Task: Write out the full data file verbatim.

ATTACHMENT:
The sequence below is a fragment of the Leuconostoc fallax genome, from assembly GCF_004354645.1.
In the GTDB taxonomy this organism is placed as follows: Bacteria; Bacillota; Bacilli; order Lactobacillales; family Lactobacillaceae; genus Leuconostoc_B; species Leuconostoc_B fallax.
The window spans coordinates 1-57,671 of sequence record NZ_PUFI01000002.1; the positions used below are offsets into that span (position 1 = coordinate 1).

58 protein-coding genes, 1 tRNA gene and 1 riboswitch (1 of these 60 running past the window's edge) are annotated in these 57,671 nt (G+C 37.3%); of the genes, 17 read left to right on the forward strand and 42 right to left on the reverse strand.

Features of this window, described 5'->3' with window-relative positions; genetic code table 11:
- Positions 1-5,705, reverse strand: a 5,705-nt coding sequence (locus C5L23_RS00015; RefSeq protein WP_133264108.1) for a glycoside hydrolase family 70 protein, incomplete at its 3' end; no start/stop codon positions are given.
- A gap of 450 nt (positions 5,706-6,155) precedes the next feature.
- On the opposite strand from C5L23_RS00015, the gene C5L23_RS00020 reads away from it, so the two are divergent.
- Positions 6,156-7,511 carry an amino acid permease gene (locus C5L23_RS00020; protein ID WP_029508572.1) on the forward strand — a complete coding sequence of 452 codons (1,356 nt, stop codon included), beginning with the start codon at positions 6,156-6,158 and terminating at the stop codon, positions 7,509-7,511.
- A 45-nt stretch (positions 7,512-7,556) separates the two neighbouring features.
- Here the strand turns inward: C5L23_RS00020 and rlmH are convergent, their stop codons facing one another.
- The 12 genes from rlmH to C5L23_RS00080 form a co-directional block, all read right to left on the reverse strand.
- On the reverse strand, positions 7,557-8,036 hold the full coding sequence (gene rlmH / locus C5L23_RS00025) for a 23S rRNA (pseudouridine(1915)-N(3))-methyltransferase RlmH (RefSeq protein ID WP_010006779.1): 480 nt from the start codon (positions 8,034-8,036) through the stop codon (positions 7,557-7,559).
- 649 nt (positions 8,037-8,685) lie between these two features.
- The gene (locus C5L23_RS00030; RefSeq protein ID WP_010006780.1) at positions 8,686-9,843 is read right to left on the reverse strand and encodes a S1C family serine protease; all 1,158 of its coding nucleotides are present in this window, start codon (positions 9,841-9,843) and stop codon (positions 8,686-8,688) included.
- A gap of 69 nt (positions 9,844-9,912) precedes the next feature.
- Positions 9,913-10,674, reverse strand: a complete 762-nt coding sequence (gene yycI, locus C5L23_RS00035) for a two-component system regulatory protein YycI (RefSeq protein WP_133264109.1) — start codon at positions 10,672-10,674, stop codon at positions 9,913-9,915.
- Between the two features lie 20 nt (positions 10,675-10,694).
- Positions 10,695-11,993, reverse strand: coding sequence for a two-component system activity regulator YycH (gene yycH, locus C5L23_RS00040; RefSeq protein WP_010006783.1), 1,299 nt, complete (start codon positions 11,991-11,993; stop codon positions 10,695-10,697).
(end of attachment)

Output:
The sequence below is a fragment of the Leuconostoc fallax genome, from assembly GCF_004354645.1.
In the GTDB taxonomy this organism is placed as follows: Bacteria; Bacillota; Bacilli; order Lactobacillales; family Lactobacillaceae; genus Leuconostoc_B; species Leuconostoc_B fallax.
The window spans coordinates 1-57,671 of sequence record NZ_PUFI01000002.1; the positions used below are offsets into that span (position 1 = coordinate 1).

58 protein-coding genes, 1 tRNA gene and 1 riboswitch (1 of these 60 running past the window's edge) are annotated in these 57,671 nt (G+C 37.3%); of the genes, 17 read left to right on the forward strand and 42 right to left on the reverse strand.

Features of this window, described 5'->3' with window-relative positions; genetic code table 11:
- Positions 1-5,705, reverse strand: a 5,705-nt coding sequence (locus C5L23_RS00015; RefSeq protein WP_133264108.1) for a glycoside hydrolase family 70 protein, incomplete at its 3' end; no start/stop codon positions are given.
- A gap of 450 nt (positions 5,706-6,155) precedes the next feature.
- On the opposite strand from C5L23_RS00015, the gene C5L23_RS00020 reads away from it, so the two are divergent.
- Positions 6,156-7,511 carry an amino acid permease gene (locus C5L23_RS00020; protein ID WP_029508572.1) on the forward strand — a complete coding sequence of 452 codons (1,356 nt, stop codon included), beginning with the start codon at positions 6,156-6,158 and terminating at the stop codon, positions 7,509-7,511.
- A 45-nt stretch (positions 7,512-7,556) separates the two neighbouring features.
- Here the strand turns inward: C5L23_RS00020 and rlmH are convergent, their stop codons facing one another.
- The 12 genes from rlmH to C5L23_RS00080 form a co-directional block, all read right to left on the reverse strand.
- On the reverse strand, positions 7,557-8,036 hold the full coding sequence (gene rlmH / locus C5L23_RS00025) for a 23S rRNA (pseudouridine(1915)-N(3))-methyltransferase RlmH (RefSeq protein ID WP_010006779.1): 480 nt from the start codon (positions 8,034-8,036) through the stop codon (positions 7,557-7,559).
- 649 nt (positions 8,037-8,685) lie between these two features.
- The gene (locus C5L23_RS00030; RefSeq protein ID WP_010006780.1) at positions 8,686-9,843 is read right to left on the reverse strand and encodes a S1C family serine protease; all 1,158 of its coding nucleotides are present in this window, start codon (positions 9,841-9,843) and stop codon (positions 8,686-8,688) included.
- A gap of 69 nt (positions 9,844-9,912) precedes the next feature.
- Positions 9,913-10,674, reverse strand: a complete 762-nt coding sequence (gene yycI, locus C5L23_RS00035) for a two-component system regulatory protein YycI (RefSeq protein WP_133264109.1) — start codon at positions 10,672-10,674, stop codon at positions 9,913-9,915.
- Between the two features lie 20 nt (positions 10,675-10,694).
- Positions 10,695-11,993, reverse strand: coding sequence for a two-component system activity regulator YycH (gene yycH, locus C5L23_RS00040; RefSeq protein WP_010006783.1), 1,299 nt, complete (start codon positions 11,991-11,993; stop codon positions 10,695-10,697).